by DS Francis
reviewed by Beverley Paine
Flora is a 12 year old girl living in Victorian England reluctantly receiving lessons from her strict and unfriendly governess Miss Clark. Years before her mother, an actress and singer, left the family to pursue a career on the stage leaving Flora's father devastated. His grief propels him to forbid his young daughter to experience music of any kind, especially singing. But Flora's passion is composing music in her head and despite not being allowed to enjoy this past-time her mind and imagination dance to the rhythms she finds in nature: the pitter patter of raindrops, croaking frogs and rustling leaves.
It's while she's daydreaming one afternoon after lessons that she meets a local village girl, Charlotte, about the same age as her. The girls quickly become best friends and Flora is introduced to Charlotte's mother, Sophie, who owns and runs a shop in town. During a month-long leave of absence by her governess, Flora becomes entranced by the very different way this happy and seemingly carefree family lives. She's keen to help her friend do her chores in the shop. As she works she reflects, with Charlotte and her mother's help, on how quickly, painlessly and efficiently she is learning arithmetic, spelling and grammar, subjects she labours over during her lessons with Miss Clark.
Emboldened by her discovery about how she learns best, Flora develops a strategy with her two new friends to impress upon her father the need to change the way Miss Clark teaches her lessons. A surprise discovery about Miss Clark is cleverly woven into the conspiracy. All goes well, until ,upon Miss Clark's return, Flora's secret is discovered and made known to her father. The friends are banned from seeing each other and Flora is miserable.
The story, however, has a happy ending. Woven into the resolution of this conflict is a message about the value and importance of informal learning and how learning can become efficient and effortless when we match our children's learning activities with their natural style and preferences for learning. Flora, Charlotte and her mother, Miss Clark and one or two minor characters are used to illustrate the joys and woes embedded in educational practice and how and why it's important to reflect and consider on that which we are learning and how.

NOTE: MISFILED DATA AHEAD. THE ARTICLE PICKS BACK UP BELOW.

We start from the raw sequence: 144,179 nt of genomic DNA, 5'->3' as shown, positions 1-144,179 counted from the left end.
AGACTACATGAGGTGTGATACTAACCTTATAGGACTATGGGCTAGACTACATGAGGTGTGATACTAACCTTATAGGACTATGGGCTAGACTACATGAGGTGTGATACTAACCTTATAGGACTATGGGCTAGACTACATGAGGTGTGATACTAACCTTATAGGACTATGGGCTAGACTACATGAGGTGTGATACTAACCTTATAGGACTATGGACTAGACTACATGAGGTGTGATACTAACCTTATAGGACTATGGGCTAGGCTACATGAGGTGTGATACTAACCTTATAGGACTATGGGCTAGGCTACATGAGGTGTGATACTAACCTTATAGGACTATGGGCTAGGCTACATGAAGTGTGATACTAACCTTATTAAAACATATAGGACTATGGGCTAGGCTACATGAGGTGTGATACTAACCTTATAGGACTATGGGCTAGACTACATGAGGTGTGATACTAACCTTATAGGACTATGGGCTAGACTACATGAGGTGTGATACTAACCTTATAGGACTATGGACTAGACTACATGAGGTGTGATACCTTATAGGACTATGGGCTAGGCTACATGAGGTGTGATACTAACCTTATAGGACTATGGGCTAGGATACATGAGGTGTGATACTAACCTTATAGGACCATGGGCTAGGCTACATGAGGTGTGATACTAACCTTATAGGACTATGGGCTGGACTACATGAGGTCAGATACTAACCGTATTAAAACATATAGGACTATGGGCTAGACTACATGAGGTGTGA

If you are a home educating parent who has already embraced a natural learning or unschooling approach to education this book covers familiar territory but it may offer much reassurance, giving practical and useful description to a process that is often misunderstood and sometimes hard to relate to others. If you are a home educating parent employing a school-at-home approach, this novel is a gentle introduction to the ideas and concepts at the heart of a self-directed educational philosophy.The novel is an easy and enjoyable read. I found myself engaging and identifying with the main characters. It trots along at a comfortable pace, building sufficient but comfortable tension to hold my attention. The era is sketched adequately through the use of the style of writing and reminded me of my early teen years reading Georgette Heyer novels.
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We began educating our children in 1985, when our eldest was five. In truth, we had helped them learn what they need to learn since they were born. I am a passionate advocate of allowing children to learn unhindered by unnecessary stress and competition, meeting developmental needs in ways that suit their individual learning styles and preferences. Ours was a homeschooling, unschooling and natural learning family! There are hundreds of articles on this site to help you build confidence as a home educating family. We hope that your home educating adventure is as satisfying as ours was! Beverley Paine
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